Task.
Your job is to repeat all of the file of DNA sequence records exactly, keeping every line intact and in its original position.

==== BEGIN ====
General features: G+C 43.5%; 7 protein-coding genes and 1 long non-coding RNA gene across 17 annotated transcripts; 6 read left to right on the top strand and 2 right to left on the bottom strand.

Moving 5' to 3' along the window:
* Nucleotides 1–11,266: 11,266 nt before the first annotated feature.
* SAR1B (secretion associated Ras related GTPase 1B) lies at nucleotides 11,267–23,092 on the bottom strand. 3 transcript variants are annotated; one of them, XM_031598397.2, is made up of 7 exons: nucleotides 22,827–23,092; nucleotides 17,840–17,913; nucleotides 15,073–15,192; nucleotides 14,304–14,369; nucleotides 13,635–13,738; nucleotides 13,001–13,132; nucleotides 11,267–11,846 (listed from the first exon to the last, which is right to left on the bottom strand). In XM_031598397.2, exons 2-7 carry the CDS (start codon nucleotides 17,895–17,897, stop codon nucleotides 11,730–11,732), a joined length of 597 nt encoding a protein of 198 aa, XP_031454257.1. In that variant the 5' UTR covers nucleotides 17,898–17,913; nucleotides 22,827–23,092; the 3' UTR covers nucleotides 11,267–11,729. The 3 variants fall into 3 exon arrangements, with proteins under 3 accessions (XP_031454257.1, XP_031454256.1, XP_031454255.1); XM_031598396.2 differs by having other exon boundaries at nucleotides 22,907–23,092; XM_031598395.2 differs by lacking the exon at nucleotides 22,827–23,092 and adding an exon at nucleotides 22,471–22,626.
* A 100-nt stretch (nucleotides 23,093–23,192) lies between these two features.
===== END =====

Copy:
General features: G+C 43.5%; 7 protein-coding genes and 1 long non-coding RNA gene across 17 annotated transcripts; 6 read left to right on the top strand and 2 right to left on the bottom strand.

Moving 5' to 3' along the window:
* Nucleotides 1–11,266: 11,266 nt before the first annotated feature.
* SAR1B (secretion associated Ras related GTPase 1B) lies at nucleotides 11,267–23,092 on the bottom strand. 3 transcript variants are annotated; one of them, XM_031598397.2, is made up of 7 exons: nucleotides 22,827–23,092; nucleotides 17,840–17,913; nucleotides 15,073–15,192; nucleotides 14,304–14,369; nucleotides 13,635–13,738; nucleotides 13,001–13,132; nucleotides 11,267–11,846 (listed from the first exon to the last, which is right to left on the bottom strand). In XM_031598397.2, exons 2-7 carry the CDS (start codon nucleotides 17,895–17,897, stop codon nucleotides 11,730–11,732), a joined length of 597 nt encoding a protein of 198 aa, XP_031454257.1. In that variant the 5' UTR covers nucleotides 17,898–17,913; nucleotides 22,827–23,092; the 3' UTR covers nucleotides 11,267–11,729. The 3 variants fall into 3 exon arrangements, with proteins under 3 accessions (XP_031454257.1, XP_031454256.1, XP_031454255.1); XM_031598396.2 differs by having other exon boundaries at nucleotides 22,907–23,092; XM_031598395.2 differs by lacking the exon at nucleotides 22,827–23,092 and adding an exon at nucleotides 22,471–22,626.
* A 100-nt stretch (nucleotides 23,093–23,192) lies between these two features.